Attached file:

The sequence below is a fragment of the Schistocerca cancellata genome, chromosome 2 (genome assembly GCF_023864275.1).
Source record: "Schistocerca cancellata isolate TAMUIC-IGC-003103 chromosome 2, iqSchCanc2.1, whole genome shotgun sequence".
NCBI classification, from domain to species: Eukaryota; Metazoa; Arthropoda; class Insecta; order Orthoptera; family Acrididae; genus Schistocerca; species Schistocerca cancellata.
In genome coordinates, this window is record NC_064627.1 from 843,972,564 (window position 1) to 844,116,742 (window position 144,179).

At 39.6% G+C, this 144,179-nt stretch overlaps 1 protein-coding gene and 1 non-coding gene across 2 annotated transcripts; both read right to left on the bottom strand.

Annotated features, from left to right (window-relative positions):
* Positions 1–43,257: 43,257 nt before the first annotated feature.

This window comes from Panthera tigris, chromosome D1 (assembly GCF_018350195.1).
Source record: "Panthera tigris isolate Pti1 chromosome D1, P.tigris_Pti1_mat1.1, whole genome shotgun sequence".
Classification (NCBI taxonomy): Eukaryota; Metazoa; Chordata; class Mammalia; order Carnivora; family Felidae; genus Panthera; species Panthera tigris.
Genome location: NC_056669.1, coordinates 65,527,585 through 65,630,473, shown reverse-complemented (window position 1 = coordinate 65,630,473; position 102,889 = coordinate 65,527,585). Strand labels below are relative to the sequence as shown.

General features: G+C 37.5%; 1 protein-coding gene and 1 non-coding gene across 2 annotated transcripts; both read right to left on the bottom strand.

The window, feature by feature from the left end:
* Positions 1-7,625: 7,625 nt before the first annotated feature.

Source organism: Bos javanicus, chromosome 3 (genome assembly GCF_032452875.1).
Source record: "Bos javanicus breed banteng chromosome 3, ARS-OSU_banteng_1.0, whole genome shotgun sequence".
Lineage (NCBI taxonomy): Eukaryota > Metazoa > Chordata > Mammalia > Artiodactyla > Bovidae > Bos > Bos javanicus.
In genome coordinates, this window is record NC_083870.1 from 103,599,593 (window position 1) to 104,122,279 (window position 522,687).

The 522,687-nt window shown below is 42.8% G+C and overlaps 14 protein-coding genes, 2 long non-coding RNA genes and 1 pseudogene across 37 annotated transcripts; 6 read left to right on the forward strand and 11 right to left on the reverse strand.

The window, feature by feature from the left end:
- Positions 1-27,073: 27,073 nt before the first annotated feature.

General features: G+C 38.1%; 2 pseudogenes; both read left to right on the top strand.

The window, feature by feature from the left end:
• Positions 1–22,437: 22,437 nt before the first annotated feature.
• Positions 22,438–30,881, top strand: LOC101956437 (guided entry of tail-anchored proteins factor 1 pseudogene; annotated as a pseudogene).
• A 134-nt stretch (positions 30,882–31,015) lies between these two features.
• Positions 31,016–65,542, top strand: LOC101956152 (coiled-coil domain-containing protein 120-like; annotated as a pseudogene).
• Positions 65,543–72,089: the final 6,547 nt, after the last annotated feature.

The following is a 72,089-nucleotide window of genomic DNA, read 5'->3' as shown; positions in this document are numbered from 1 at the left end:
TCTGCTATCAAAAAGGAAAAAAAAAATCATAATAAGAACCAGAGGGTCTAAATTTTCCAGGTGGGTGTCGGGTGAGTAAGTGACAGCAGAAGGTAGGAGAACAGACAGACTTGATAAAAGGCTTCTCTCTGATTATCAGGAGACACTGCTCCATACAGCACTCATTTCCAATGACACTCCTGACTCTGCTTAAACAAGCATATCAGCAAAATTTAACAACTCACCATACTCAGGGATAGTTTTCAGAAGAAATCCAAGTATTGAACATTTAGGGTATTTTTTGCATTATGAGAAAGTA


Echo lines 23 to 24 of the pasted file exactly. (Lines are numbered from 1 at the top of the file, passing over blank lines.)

The window, feature by feature from the left end:
• Positions 1–22,437: 22,437 nt before the first annotated feature.